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The census in 1830 was also taken under the direction of the Secretary of State, but, prior to the passage of the census act, President Adams, in his fourth annual message to Congress, dated December 28, 1828, (a) suggested the desirability of commencing the enumeration from an earlier period of the year than the 1st of August, the most favorable season being the spring, and, also, that the columns of age, hitherto confined to a few periods, should be extended, commencing from infancy, in intervals of ten years, to the utmost boundaries of life. Changes embodying these suggestions were made in the act of March 23, 1830, which provided for taking the fifth census. Under the provisions of this act the marshals were directed to appoint one or more assistants in each county and city, and to give to each assistant a certain division, which should not consist, in any case, of more than one county, but could include one or more towns, townships, wards, hundreds, precincts, or parishes, which should be plainly and dis tinctly bounded. In case a part of a county should lie in each of two districts, where a State was divided, it was adjudged to belong to the district in which the court-house was located, the same as in 1820.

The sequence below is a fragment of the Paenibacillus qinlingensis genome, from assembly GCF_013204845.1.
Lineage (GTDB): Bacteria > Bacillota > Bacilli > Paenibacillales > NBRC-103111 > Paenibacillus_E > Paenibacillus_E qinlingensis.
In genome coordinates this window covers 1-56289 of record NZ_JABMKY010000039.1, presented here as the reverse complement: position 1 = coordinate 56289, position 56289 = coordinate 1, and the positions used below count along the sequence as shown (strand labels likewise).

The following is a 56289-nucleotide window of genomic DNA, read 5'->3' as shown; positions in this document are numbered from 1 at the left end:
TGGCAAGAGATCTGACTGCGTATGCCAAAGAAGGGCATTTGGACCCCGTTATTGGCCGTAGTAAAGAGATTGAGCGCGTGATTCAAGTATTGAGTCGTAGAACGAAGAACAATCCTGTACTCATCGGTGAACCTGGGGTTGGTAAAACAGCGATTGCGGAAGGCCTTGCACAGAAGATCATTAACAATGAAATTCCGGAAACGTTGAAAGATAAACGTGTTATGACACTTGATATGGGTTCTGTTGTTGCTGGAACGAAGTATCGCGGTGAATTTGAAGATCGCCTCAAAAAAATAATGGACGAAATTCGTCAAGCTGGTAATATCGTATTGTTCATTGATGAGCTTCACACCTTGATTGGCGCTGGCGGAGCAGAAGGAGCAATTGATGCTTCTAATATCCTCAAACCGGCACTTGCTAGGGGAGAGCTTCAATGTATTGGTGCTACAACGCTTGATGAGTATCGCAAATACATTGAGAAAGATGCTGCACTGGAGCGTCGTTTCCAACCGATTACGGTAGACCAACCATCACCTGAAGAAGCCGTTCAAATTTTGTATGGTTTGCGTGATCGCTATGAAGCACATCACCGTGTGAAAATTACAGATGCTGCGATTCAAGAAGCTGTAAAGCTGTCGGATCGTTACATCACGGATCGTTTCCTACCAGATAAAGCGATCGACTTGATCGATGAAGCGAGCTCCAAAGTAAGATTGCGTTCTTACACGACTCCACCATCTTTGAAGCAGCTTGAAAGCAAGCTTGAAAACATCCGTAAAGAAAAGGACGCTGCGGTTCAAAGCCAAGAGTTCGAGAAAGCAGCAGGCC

The enumeration was to be made by an actual inquiry by the marshals or assistants at every dwelling house, or, as the law now stated, by “personal” inquiry of the head of every family, and was to commence on the 1st day of June (instead of the first Monday in August, as heretofore) and to be completed within six calendar months thereafter. This change made the period from the first Monday in August, 1820, to June 1, 1830, nine years and ten months only, instead of the full ten years, and gave a slightly less percentage of increase than it would have been for the full decade. The assistants were required within six months, or on or before December 1, 1830, to transmit to the marshals of their respective districts or territories two copies of their return, instead of one, as heretofore, while the marshals were directed by the act to file one copy of these returns, together with an attested copy of the return which they were required to make to the Secretary of State, with the clerks of the courts of their respective districts or territories, and to transmit the other copy of the returns of their assistants, and also the aggregate amount of each description of persons within their respective districts or territories, on or before February 1, 1831, to the Secretary of State. It was found necessary, however, to extend the time for the completion of the work, and by the act of February 3, 1831, the assistants were given until June 1 and the marshals until August 1, 1831, or a total period of fourteen months from the commencement of the enumeration.